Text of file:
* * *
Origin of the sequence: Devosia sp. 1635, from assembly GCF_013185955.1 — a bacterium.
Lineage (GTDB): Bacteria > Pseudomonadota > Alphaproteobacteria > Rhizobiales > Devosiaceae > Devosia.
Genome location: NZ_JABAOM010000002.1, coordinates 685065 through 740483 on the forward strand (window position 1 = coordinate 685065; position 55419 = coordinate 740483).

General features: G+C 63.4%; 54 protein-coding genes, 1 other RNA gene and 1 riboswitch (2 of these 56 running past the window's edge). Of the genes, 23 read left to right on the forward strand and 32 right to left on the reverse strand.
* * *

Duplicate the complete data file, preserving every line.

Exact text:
Origin of the sequence: Devosia sp. 1635, from assembly GCF_013185955.1 — a bacterium.
Lineage (GTDB): Bacteria > Pseudomonadota > Alphaproteobacteria > Rhizobiales > Devosiaceae > Devosia.
Genome location: NZ_JABAOM010000002.1, coordinates 685065 through 740483 on the forward strand (window position 1 = coordinate 685065; position 55419 = coordinate 740483).

General features: G+C 63.4%; 54 protein-coding genes, 1 other RNA gene and 1 riboswitch (2 of these 56 running past the window's edge). Of the genes, 23 read left to right on the forward strand and 32 right to left on the reverse strand.